Several great places to start are:
Consider what you will show or change for each audience in those different spots. Depending on the tools you have, this can be done using rules or algorithms. Rule-based is manual – you decide which experience or piece of content is delivered to a segmented group. With machine-learning – tool algorithms sift through data available to pick the best possible option for each individual visitor.
While it can be tempting to personalize a lot of things, one of the biggest mistakes’ organizations make is overdoing it. A little goes a long way, especially when it’s intentional. Plus, personalization needs content to work, and you have to create it all. You don’t need to have the entire strategy figured out right away, either. Start small and test iteratively.
What existing tools do you have to facilitate personalization? What functionality or skills do you still need?
Choosing the right personalization-enabling tools to support your digital strategy is key to its ultimate success. Consider what functionality you need to meet your marketing goals and if you have the team or skillset to manage it. It’s not necessarily about having the most powerful tools but, instead, having the most targeted and efficient tools. It’s also not necessary for an organization to build the entire martech stack before it executes any activities.
Set a vision and identify the key use cases that technology must support and can be built on incrementally to reach towards all of its personalization goals. For example, if you want to increase customer conversions by nurturing leads across multiple channels and touchpoints, look for a platform that facilitates multichannel interactions. These use cases can also drive business priorities when it comes to an implementation plan.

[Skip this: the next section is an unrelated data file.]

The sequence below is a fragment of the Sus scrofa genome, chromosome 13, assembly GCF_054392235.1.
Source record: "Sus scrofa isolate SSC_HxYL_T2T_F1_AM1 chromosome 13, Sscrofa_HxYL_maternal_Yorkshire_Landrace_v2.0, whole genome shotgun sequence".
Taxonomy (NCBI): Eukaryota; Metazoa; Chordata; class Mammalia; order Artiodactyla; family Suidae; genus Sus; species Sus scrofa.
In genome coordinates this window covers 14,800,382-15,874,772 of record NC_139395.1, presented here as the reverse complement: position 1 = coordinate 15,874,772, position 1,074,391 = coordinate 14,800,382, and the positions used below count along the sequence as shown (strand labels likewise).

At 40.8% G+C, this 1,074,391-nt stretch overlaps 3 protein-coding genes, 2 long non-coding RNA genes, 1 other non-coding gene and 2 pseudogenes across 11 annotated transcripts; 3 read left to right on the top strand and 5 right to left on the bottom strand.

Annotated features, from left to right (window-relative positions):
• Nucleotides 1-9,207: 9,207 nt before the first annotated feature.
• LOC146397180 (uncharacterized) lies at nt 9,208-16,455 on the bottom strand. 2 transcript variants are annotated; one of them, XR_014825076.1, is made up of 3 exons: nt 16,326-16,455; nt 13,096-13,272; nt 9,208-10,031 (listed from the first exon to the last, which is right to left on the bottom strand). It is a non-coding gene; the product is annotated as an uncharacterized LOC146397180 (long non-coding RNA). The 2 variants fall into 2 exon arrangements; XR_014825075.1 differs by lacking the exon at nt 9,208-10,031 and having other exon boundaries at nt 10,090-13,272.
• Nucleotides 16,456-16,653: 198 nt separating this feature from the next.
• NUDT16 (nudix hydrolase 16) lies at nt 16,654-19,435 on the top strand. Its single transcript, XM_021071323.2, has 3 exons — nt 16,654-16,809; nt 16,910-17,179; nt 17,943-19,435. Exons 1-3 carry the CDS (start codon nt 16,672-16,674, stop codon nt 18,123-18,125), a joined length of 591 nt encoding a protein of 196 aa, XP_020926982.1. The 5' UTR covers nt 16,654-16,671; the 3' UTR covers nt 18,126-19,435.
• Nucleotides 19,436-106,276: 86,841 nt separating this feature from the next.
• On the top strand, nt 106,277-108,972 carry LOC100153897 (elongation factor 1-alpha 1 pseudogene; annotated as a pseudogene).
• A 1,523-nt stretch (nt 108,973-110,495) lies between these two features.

How will the personalization strategy be shared with the rest of the organization? How will it be governed?
Personalization is a strategic process, so you must look at its ecosystem from its entirety – from data management to analytics, to customer engagement and all the way through to measurement and optimization. Having an understanding of how the different parts interact and how to integrate them to support personalization is what differentiates highly successful marketing organizations from poorly performing ones.
Focus on developing the resources, skills, and processes needed for teams to derive value from personalization technology. Buying a best-of-breed platform does not equate to success if you don’t know how to properly use it. Dedicate “digital excellence” roles to drive tool adoption and promote best practices within teams to ensure the benefits of personalization-focused technology can be full realized.
How will you measure your personalization efforts? What indicates success?
Finally, you’ll want to measure the impact of each campaign. Like A/B testing, set up a control and a test experience so that you can identify if a personalization campaign works towards the goals or objectives you identified in the beginning. When you have found something that works, continue to optimize it.
Another way to measure improvements from personalization is using conversion funnels – either using your marketing automation platform or Google Analytics. Identify and set up website traffic patterns that lead to your desired goals. First analyze a conversion funnel over a set period time, say a week or month, with no personalization. Then, monitor that same funnel for the same amount of time, but with personalization enabled.
Be patient. Results don’t just happen overnight. It takes consistent reviewing and analyzing of web and visual analytics to capture enough conversions to generate meaningful results.
Remember: personalization is a strategic process, not a project. It’s about creating value for your audience through relevancy. To reap the lasting value from personalization, it requires regular review, measuring, reporting, and improving. Small, iterative changes help you to see what works for your visitors, for your products or services, and on your website. To ensure you understand what truly works, don’t make too many changes at one time.
Keep focus on what value and benefits you can provide to customers and identify what information you need to provide a better experience. If you’re interested in learning more on the opportunities personalization has for you, let’s start a conversation.